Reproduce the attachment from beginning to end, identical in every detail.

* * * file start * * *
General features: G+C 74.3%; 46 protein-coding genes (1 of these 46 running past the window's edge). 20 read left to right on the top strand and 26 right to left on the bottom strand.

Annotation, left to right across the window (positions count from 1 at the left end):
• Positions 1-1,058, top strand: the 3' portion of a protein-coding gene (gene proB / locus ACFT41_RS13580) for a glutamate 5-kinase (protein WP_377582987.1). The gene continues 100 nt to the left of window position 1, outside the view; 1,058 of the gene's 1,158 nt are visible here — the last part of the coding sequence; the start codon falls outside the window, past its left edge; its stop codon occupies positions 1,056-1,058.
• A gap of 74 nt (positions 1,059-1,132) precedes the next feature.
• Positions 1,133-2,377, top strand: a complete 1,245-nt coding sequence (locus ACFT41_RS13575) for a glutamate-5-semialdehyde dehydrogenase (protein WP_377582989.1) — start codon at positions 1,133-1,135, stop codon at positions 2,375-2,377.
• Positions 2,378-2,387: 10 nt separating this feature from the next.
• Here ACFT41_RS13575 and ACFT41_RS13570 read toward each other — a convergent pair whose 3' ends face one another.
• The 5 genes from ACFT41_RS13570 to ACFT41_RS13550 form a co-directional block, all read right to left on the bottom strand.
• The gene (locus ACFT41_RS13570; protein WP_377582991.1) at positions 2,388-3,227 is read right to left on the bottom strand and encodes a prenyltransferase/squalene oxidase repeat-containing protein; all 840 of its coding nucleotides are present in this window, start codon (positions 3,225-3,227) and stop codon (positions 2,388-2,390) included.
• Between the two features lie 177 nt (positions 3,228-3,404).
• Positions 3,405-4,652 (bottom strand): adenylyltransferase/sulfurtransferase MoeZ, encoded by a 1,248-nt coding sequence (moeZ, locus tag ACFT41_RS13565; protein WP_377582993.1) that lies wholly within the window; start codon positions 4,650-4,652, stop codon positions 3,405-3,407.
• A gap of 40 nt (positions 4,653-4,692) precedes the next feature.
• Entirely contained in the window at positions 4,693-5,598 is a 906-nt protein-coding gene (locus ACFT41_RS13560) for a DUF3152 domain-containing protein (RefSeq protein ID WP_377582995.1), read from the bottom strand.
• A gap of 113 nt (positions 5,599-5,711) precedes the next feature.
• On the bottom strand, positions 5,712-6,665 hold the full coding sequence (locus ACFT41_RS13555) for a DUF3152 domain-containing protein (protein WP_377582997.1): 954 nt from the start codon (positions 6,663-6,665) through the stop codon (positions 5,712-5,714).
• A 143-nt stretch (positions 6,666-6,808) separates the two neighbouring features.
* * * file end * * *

General features: G+C 74.3%; 46 protein-coding genes (1 of these 46 running past the window's edge). 20 read left to right on the top strand and 26 right to left on the bottom strand.

Annotation, left to right across the window (positions count from 1 at the left end):
• Positions 1-1,058, top strand: the 3' portion of a protein-coding gene (gene proB / locus ACFT41_RS13580) for a glutamate 5-kinase (protein WP_377582987.1). The gene continues 100 nt to the left of window position 1, outside the view; 1,058 of the gene's 1,158 nt are visible here — the last part of the coding sequence; the start codon falls outside the window, past its left edge; its stop codon occupies positions 1,056-1,058.
• A gap of 74 nt (positions 1,059-1,132) precedes the next feature.
• Positions 1,133-2,377, top strand: a complete 1,245-nt coding sequence (locus ACFT41_RS13575) for a glutamate-5-semialdehyde dehydrogenase (protein WP_377582989.1) — start codon at positions 1,133-1,135, stop codon at positions 2,375-2,377.
• Positions 2,378-2,387: 10 nt separating this feature from the next.
• Here ACFT41_RS13575 and ACFT41_RS13570 read toward each other — a convergent pair whose 3' ends face one another.
• The 5 genes from ACFT41_RS13570 to ACFT41_RS13550 form a co-directional block, all read right to left on the bottom strand.
• The gene (locus ACFT41_RS13570; protein WP_377582991.1) at positions 2,388-3,227 is read right to left on the bottom strand and encodes a prenyltransferase/squalene oxidase repeat-containing protein; all 840 of its coding nucleotides are present in this window, start codon (positions 3,225-3,227) and stop codon (positions 2,388-2,390) included.
• Between the two features lie 177 nt (positions 3,228-3,404).
• Positions 3,405-4,652 (bottom strand): adenylyltransferase/sulfurtransferase MoeZ, encoded by a 1,248-nt coding sequence (moeZ, locus tag ACFT41_RS13565; protein WP_377582993.1) that lies wholly within the window; start codon positions 4,650-4,652, stop codon positions 3,405-3,407.
• A gap of 40 nt (positions 4,653-4,692) precedes the next feature.
• Entirely contained in the window at positions 4,693-5,598 is a 906-nt protein-coding gene (locus ACFT41_RS13560) for a DUF3152 domain-containing protein (RefSeq protein ID WP_377582995.1), read from the bottom strand.
• A gap of 113 nt (positions 5,599-5,711) precedes the next feature.
• On the bottom strand, positions 5,712-6,665 hold the full coding sequence (locus ACFT41_RS13555) for a DUF3152 domain-containing protein (protein WP_377582997.1): 954 nt from the start codon (positions 6,663-6,665) through the stop codon (positions 5,712-5,714).
• A 143-nt stretch (positions 6,666-6,808) separates the two neighbouring features.